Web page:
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The Power of Reach and Frequency In the Age of Digital Advertising: Offline and Online Media Demand Different Metrics
Yunjae Cheong, Federico de Gregorio and Kihan Kim, Journal of Advertising Research, Vol. 50, No. 4, 2010
A survey was conducted of 104 U.S. advertising-agency media directors regarding current practices in media-schedule evaluations—for both offline and online media—and the application and perceptions of reach-and-frequency estimation models.
A survey was conducted of 104 U.S. advertising-agency media directors regarding current practices in media-schedule evaluations—for both offline and online media—and the application and perceptions of reach-and-frequency estimation models. Results suggest that traditional exposure-based criteria such as reach-and-frequency distribution remain important and often are used in evaluations of offline media schedules. For online media, however, a majority of agencies rely on qualitative assessments followed by cost-based criteria or Internet-specific measures (page views). The findings also indicate decreased levels of satisfaction with computerized reach-and-frequency estimation models compared to media directors in the mid-1990s. The authors urge continuous validation of model accuracy and development of new reach-and-frequency estimation models.
Reach, Medienreichweite, Cobertura or Couverture? A view of OOH methodologies across countries
Daniel Cuende, ESOMAR, WM3, Berlin, October 2010
New winds are blowing with the sound of bits and chips, making irreversible and deep changes in the media, from content to audience measurement.
New winds are blowing with the sound of bits and chips, making irreversible and deep changes in the media, from content to audience measurement. Until this point, most audience measurement systems have not kept pace with such changes. However, Out of Home is another story. “Digital” is contributing to make Outdoor into something stronger, flexible and fast (soon even cheaper). It helps plan in timeframes, dayparts, local content. New audience measurements provide accurate information for users/advertisers/buyers in OoH even in this new digital stage.
What Online Behavior Reveals About Digital Culture: Identifying Themes and Interpreting Them For Insight
Christian Kugel and Ellen Bird, ESOMAR, Congress Odyssey, Athens, September 2010
Digital culture has an increasingly visible impact on culture in general. Despite this, no vetted process exists for understanding digital culture or applying it to the development of marketing assets.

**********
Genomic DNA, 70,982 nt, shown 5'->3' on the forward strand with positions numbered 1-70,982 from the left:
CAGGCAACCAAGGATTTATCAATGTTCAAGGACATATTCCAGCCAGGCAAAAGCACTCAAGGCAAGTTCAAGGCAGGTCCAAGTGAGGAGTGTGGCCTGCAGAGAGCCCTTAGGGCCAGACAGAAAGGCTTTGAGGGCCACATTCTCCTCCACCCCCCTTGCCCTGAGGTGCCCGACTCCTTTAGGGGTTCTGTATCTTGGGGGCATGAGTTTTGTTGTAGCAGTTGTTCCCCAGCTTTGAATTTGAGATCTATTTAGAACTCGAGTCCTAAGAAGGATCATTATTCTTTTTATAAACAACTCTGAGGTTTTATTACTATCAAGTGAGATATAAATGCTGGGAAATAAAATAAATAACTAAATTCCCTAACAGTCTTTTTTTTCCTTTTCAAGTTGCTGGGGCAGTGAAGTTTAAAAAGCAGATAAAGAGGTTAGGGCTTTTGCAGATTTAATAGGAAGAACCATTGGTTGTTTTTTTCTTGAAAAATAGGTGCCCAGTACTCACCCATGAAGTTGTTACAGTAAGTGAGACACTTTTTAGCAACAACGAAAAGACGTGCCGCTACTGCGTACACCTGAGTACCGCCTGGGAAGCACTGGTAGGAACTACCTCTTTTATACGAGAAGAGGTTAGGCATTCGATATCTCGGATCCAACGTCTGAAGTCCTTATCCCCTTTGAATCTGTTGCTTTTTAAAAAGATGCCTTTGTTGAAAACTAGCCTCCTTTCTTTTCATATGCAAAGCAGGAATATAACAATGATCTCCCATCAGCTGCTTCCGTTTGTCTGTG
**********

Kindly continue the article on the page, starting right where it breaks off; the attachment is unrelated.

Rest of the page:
Digital culture has an increasingly visible impact on culture in general. Despite this, no vetted process exists for understanding digital culture or applying it to the development of marketing assets. For the past two years, the authors experimented with different techniques – social media monitoring, crowdsourcing and ethnographic methods – to answer the question "How do we best uncover digital-culture insights?" This presentation describes the results of this initiative (based on the analysis of over 6,000 pieces of digital content), and the process of interpretation.
Consumer-generated versus marketer-generated websites in consumer decision making
Fred Bronner and Robert de Hoog, International Journal of Market Research, Vol. 52, No. 2, 2010, pp. 231-248
Internet users are encouraged to rate and review all kinds of services and products. These kinds of reviews are described as eWOM (electronic word-of-mouth).
Internet users are encouraged to rate and review all kinds of services and products. These kinds of reviews are described as eWOM (electronic word-of-mouth). Our central question is ‘Are consumers using these reviews, and what is the role of eWOM as compared with commercial-marketer-generated information and advertising on the internet?’ The vacation decision process was used as the domain of investigation, but these results are also compared with four other domains. The conclusion is that the roles of both types of site are complementary. Furthermore, it was found that, overall, positive and neutral/mixed contributions to consumer-generated websites are far more frequent than negative ones. Based on these findings, the implications for marketing and advertising strategies are sketched out: additional to existing strategies, market research has to monitor the eWOM about brands and, by using this information, companies should flexibly adapt their advertising to the discussion points raised at the consumer-generated sites.